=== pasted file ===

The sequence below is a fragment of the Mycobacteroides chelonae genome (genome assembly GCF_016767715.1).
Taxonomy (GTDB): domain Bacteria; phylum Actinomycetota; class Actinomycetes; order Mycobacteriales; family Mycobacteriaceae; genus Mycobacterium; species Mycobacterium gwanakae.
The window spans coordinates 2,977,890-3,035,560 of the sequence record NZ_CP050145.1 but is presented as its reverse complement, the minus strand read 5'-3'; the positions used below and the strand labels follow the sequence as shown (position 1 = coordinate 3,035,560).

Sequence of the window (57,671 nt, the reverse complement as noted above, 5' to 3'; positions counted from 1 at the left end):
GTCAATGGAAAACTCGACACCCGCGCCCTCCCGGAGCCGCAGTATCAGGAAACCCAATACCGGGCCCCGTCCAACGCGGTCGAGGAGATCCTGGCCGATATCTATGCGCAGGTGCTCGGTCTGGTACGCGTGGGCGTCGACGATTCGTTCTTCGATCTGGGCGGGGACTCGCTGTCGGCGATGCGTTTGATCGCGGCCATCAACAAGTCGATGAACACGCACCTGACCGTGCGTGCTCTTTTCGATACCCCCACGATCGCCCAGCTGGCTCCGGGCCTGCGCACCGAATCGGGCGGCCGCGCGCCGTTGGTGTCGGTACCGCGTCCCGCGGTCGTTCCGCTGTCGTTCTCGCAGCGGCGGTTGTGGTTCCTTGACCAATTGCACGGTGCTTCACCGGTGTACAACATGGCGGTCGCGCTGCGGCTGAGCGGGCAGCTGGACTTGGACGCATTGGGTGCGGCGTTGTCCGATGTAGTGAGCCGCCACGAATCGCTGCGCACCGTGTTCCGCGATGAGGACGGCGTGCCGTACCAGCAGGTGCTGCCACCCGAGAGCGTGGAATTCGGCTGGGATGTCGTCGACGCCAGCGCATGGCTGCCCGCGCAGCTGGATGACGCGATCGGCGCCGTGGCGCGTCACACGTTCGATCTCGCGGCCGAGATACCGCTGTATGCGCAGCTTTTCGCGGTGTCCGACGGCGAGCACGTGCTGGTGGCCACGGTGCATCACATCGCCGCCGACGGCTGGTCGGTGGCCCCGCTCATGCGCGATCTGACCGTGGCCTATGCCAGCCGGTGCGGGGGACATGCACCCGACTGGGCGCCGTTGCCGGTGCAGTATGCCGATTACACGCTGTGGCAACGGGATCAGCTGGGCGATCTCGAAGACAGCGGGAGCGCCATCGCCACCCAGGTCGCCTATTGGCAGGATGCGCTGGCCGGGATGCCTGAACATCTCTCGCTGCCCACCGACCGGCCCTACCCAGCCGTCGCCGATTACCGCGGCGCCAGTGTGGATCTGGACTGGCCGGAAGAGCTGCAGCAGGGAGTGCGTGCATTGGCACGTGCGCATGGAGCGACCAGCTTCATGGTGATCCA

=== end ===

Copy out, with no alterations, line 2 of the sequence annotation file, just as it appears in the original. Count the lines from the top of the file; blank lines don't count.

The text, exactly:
Taxonomy (GTDB): domain Bacteria; phylum Actinomycetota; class Actinomycetes; order Mycobacteriales; family Mycobacteriaceae; genus Mycobacterium; species Mycobacterium gwanakae.